As the Democratic convention opens, the administration is announcing that Vice President Dick Cheney will be going to former Soviet Georgia next week. Cheney, former Halliburton CEO and backstage orchestrator of the unilateralist foreign policy associated with the Bush administration, has been shouting "Russian aggression" and U.S. NATO flag waving since the crisis began. But he is not alone by any means. Nicholas Sarkozy, the opportunistic right-wing President of France (who reminds me a bit of Richard Nixon) has jumped in too, trying to build his own reputation as the NATO bloc leader who will, in old early postwar language (a year before the term "cold war"was coined) "get tough with the Russians," accusing them of not honoring their withdrawal commitment.
This may be, to paraphrase one of Karl Marx's most famous statements about history, tragedy repeating itself as farce, but it is a dangerous and sinister farce.
So far no one has said that if Georgia "falls," Uzbekistan, Azerbaijan might fall like a row of dominoes and the road to either Paris or Perth Amboy would be opened. No one has accused the Moscow government yet of "exporting revolution," since no sane person believes they have any revolutionary ideology to support(although that didn't stop Bush when it came to Hussein and weapons of mass destruction. No one is accusing the Moscow government of seeking to control the oil of the region, since it is mostly their oil and it is the NATO bloc countries that are committed to controlling it.
If Sarkozy and Cheney think they can score political points with their electorates (with whom they are not so popular) by "getting tough with the Russians" they should remember a bit of sound advice given to the Truman administration in 1946 by one of its members, former Vice President Henry A. Wallace: "The tougher we get the tougher the Russians will get" (that statement along with others cost Wallace his position in the administration). Using the UN to resolve the conflict, not as the political arm of NATO to support Georgia against Russia a la North and South Korea (Sarkozy's present maneuvering) is the only serious policy which the U.S. should support.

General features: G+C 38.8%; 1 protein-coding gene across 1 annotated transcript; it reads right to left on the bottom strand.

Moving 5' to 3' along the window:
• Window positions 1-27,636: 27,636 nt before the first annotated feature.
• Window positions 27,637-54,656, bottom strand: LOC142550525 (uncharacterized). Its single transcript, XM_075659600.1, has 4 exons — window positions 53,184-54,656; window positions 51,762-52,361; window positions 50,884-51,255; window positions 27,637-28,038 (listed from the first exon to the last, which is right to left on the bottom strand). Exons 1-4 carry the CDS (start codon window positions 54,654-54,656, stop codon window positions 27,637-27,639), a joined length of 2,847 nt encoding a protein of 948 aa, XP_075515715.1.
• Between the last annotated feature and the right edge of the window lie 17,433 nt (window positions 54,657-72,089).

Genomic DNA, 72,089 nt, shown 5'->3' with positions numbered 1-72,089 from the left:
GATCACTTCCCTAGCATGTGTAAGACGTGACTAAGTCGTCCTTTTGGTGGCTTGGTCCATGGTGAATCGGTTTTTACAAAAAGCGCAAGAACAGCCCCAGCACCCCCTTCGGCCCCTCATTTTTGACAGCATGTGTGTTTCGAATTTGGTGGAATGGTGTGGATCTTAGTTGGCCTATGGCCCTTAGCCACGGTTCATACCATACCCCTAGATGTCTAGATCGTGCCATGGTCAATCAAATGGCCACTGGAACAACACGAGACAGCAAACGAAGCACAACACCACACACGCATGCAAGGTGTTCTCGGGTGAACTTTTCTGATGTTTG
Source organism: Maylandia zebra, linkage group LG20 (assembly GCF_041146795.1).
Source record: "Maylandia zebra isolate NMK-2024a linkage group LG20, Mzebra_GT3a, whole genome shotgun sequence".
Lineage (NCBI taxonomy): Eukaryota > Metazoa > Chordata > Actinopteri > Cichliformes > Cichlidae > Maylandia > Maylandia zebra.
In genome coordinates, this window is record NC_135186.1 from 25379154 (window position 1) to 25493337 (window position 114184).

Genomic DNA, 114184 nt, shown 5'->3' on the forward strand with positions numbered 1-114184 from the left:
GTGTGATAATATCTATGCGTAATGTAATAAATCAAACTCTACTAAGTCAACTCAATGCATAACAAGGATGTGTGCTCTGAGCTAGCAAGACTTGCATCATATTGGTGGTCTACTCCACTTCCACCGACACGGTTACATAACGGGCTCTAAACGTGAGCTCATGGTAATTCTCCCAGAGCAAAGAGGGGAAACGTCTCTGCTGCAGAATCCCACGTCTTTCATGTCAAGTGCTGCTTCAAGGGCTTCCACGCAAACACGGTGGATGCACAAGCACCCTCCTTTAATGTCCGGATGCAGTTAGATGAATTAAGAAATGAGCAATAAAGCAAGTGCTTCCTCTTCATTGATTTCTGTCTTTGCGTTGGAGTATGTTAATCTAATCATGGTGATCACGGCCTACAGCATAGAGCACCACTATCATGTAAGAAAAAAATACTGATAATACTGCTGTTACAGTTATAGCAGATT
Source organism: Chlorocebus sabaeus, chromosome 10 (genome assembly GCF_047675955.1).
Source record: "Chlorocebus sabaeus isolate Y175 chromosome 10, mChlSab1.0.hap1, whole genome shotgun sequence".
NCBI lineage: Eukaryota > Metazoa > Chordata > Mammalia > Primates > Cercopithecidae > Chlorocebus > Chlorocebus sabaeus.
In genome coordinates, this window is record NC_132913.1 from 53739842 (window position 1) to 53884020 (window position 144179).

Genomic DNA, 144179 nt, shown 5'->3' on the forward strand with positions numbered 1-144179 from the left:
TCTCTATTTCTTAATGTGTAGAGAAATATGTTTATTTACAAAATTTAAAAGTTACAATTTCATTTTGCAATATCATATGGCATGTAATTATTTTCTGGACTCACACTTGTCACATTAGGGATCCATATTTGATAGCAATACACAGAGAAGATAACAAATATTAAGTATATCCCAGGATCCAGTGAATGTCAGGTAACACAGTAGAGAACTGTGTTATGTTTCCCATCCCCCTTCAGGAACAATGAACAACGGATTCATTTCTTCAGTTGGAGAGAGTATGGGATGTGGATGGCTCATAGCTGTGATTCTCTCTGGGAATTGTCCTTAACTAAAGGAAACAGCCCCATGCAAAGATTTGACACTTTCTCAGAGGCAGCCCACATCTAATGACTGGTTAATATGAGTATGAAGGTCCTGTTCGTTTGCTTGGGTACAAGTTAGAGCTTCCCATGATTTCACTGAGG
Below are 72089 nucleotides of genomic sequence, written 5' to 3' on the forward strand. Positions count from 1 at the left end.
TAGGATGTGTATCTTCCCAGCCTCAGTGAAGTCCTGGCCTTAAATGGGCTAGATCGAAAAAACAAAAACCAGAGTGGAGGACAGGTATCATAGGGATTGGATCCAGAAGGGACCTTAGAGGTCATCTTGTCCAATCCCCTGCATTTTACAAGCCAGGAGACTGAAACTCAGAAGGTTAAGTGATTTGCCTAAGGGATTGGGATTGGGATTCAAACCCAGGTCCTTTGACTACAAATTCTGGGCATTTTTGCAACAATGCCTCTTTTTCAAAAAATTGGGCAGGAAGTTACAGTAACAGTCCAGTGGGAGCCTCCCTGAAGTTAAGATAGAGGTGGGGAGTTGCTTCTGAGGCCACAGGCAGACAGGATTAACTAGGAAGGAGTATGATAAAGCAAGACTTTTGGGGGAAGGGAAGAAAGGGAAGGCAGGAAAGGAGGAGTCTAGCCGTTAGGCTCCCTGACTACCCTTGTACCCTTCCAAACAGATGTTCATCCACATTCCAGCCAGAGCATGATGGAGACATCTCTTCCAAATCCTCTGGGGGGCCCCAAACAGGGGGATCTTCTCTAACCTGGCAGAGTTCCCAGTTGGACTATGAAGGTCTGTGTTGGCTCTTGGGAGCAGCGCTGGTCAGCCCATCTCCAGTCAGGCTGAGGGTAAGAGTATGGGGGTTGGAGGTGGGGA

Saakashvili's authoritarian rightwing government, echoing Republican party "free market" ideology, deserves no support from any progressive liberal or labor grouping in any of the NATO bloc countries. The separatist regions that Saakashvili has pledged to reconquer have, as I see it, as much or as little right to exist independently as his government or the other governments of the former Soviet Republics, all of which were created without the clear consent of their people.
Russia, whatever else it has endured since 1991, remains not only a nuclear power but, in the language of the cold war, one of the two nuclear "superpowers." What the left in the U.S. and all the NATO bloc countries should be thinking about is a serious questioning of NATO's role in the world, now that the Soviet Union has been out of existence since 1991. Rather than expanding NATO to former Soviet Republics and sending it to places where it was never remotely supposed to have anything to do with, now is the time to begin to look at a post NATO world, which a post cold war world demands--the creation of new security relationships and protections outside of one military alliance, whose whole existence was to represent the interests of a group of advanced capitalist countries, led by the U.S., in opposition to the Soviet Union.
Sarkozy may have delusions about making himself the "strong man" of the NATO bloc, reviving French imperialism and making France the defender of "the West" Christianity and civilization, as its old imperialists liked to think, but those are comical delusions. Cheney may have hopes of bringing Halliburton to Tbilisi, which would serve the interests of profit but not of peace.
The emerging progressive majority in the U.S. should begin to rethink and call upon those it is supporting, especially Barack Obama, to rethink the U.S. relationship to NAT0, leadership role in NATO, and NATO's role in the world today. As I see it, that role is dysfunctional to and for any progressive international policy.